Somalia al-Shabab resistance fighters inside the country where a US-backed regime is attempting to dominate the Horn of Africa state. A notice about potential attacks in Kenya was discredited as a fake claim., a photo by Pan-African News Wire File Photos on Flickr.
General worried by terror collaboration in Africa
.By ROBERT BURNS
updated 9/14/2011 4:17:05 PM ET
WASHINGTON — The general responsible for U.S. military operations in Africa said Wednesday he is worried that three terrorist groups based on the continent are attempting to share training and to collaborate in other ways in pursuit of their goal of attacking the United States and other foreign targets.
Army Gen. Carter Ham, commander of U.S. Africa Command, told a group of reporters that each of the three — al-Qaida in the Islamic Magreb, Somalia-based al-Shabaab and Boko Haram — poses a "significant threat" not only in the areas in which they operate but also to the United States.
"Those three organizations have very explicitly and publicly voiced an intent to target Westerners and the U.S. specifically," Ham said. "I have questions about their ability to do so; I have no question about their intent to do so, and that to me is very worrying."
An even bigger concern, he said, is that the three are looking for ways to work together more closely. He said this is most apparent in efforts by al-Qaida in the Islamic Magreb, which is focused mainly on North Africa, and Boko Haram, a radical Muslim sect that wants strict Shariah law in Nigeria.
"They've expressed an interest in sharing training and operations and those kinds of activities, and that to me is very, very worrying," Ham said.
"So if left unaddressed, you could have a (terrorist) network that ranges from East Africa through the center" and into the Sahel, an area of north-central Africa south of the Sahara desert, Ham said. To varying degrees, these groups are affiliated with or inspired by al-Qaida's central organization in Pakistan.
Even before the killing in May of al-Qaida leader Osama bin Laden, U.S. officials were starting to focus more on other terror groups that aspire to carry out large attacks overseas.
U.S. counterterrorist operations have measurably degraded al-Qaida, killing eight of the group's top 20 leaders this year alone, Michael Vickers, the undersecretary of defense for intelligence, said Tuesday. He told an audience at the National Defense University that with sustained effort, "within 18-24 months, core al-Qaida's cohesion and operational capabilities could be degraded to the point that the group could fragment and exist mostly as a propaganda arm."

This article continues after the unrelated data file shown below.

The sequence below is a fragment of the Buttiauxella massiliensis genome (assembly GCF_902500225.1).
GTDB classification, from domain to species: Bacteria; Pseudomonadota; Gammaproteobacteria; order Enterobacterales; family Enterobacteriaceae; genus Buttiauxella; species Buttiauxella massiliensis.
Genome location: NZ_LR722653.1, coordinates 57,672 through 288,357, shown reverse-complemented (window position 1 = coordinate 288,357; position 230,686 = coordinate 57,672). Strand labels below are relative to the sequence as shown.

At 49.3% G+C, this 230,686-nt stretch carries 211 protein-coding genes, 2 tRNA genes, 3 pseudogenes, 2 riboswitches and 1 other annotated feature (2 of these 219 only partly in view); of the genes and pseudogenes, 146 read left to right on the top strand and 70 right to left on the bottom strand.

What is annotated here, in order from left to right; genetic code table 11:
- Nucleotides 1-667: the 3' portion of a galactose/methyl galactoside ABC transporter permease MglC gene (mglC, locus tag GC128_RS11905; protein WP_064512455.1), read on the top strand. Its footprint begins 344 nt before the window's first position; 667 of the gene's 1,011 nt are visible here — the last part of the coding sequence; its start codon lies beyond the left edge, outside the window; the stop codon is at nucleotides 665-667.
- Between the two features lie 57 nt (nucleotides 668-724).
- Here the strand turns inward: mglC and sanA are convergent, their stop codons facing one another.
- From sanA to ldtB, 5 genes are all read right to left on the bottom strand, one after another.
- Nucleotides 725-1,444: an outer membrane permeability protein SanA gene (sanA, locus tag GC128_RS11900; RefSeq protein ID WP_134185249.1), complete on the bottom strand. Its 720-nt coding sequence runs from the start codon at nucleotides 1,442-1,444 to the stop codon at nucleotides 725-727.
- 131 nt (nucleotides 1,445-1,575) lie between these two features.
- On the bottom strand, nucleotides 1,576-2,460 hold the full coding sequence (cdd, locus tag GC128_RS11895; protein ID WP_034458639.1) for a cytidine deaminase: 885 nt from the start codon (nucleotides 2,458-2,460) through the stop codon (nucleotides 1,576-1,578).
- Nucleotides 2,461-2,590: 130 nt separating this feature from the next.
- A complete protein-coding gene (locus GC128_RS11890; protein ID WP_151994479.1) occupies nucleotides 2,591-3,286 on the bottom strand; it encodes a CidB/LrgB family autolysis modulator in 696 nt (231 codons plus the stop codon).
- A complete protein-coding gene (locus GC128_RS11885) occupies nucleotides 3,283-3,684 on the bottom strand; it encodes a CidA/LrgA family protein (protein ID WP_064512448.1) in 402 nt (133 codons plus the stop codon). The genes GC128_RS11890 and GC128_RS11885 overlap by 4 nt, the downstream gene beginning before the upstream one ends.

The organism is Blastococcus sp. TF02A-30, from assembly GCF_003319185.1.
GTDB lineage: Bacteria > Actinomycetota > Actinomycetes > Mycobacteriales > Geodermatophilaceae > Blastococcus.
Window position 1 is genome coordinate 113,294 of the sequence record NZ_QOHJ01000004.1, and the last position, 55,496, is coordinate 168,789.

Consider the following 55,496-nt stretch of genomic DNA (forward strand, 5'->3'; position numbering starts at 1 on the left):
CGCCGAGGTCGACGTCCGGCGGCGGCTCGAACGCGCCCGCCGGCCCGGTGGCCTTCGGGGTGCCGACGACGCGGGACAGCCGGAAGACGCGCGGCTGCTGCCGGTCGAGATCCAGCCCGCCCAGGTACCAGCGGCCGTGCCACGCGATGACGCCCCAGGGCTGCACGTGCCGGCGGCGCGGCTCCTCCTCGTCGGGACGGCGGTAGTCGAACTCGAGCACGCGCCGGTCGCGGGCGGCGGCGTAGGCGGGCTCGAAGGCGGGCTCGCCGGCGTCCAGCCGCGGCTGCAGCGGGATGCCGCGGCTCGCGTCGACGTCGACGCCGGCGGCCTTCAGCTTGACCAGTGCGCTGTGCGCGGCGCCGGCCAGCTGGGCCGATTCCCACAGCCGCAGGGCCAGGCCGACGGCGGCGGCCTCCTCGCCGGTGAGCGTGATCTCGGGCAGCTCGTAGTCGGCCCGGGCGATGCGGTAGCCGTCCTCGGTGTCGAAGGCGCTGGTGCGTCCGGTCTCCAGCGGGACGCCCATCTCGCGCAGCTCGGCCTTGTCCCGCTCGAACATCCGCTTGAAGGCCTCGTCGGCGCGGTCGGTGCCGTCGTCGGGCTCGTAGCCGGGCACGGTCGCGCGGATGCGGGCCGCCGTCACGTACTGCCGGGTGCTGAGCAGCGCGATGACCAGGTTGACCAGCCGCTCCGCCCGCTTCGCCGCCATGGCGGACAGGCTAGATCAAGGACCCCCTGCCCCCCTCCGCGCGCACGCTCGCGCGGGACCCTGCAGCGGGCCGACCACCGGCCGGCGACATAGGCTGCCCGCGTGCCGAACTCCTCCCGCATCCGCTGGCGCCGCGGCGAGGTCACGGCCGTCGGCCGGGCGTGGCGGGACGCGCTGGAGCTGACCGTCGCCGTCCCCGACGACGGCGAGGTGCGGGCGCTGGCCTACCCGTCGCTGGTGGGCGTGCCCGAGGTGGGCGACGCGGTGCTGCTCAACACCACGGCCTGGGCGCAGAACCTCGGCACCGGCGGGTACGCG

Ham and other senior U.S. officials have said they are concerned that as al-Qaida's core is dismantled, a number of affiliated terror groups in other regions are growing in significance and ambition. These include groups not only in North Africa but also on the Arabian Peninsula and in Somalia.
Ham declined to discuss specific U.S. counterterrorism activities aimed at reducing the threat in Somalia, such as the use of armed drone aircraft.
"I like the fact that al-Shabaab and other extremist leaders in some parts of the world don't know where we are, what we might do, what we are doing, what we're not doing," he said.
In a separate briefing for reporters at the Pentagon, three defense officials echoed Ham's concern about efforts by al-Qaida-affiliated groups, like those in Africa, to work together more closely.
The officials, who were granted anonymity to discuss sensitive intelligence analysis, also expressed worry that violent extremist groups are hoping to gain a foothold in post-Gadhafi Libya. One said the influx of foreign extremists into Libya appears to be modest so far but is a source of serious concern.
Ham made a similar point.
"This is a very legitimate concern of ours," the general said. "We have seen points in Libya in past years used as transit points for foreign fighters."
Ham said his main concern in Libya is the prospect of certain categories of weapons and materials falling into the wrong hands. Listing three categories in the order of their importance, he cited shoulder-fired anti-aircraft missiles, conventional munitions that could be used to build improvised explosive devices and chemical materials left over from Libya's partially dismantled chemical weapons program.
AP Intelligence Writer Kimberly Dozier contributed to this report.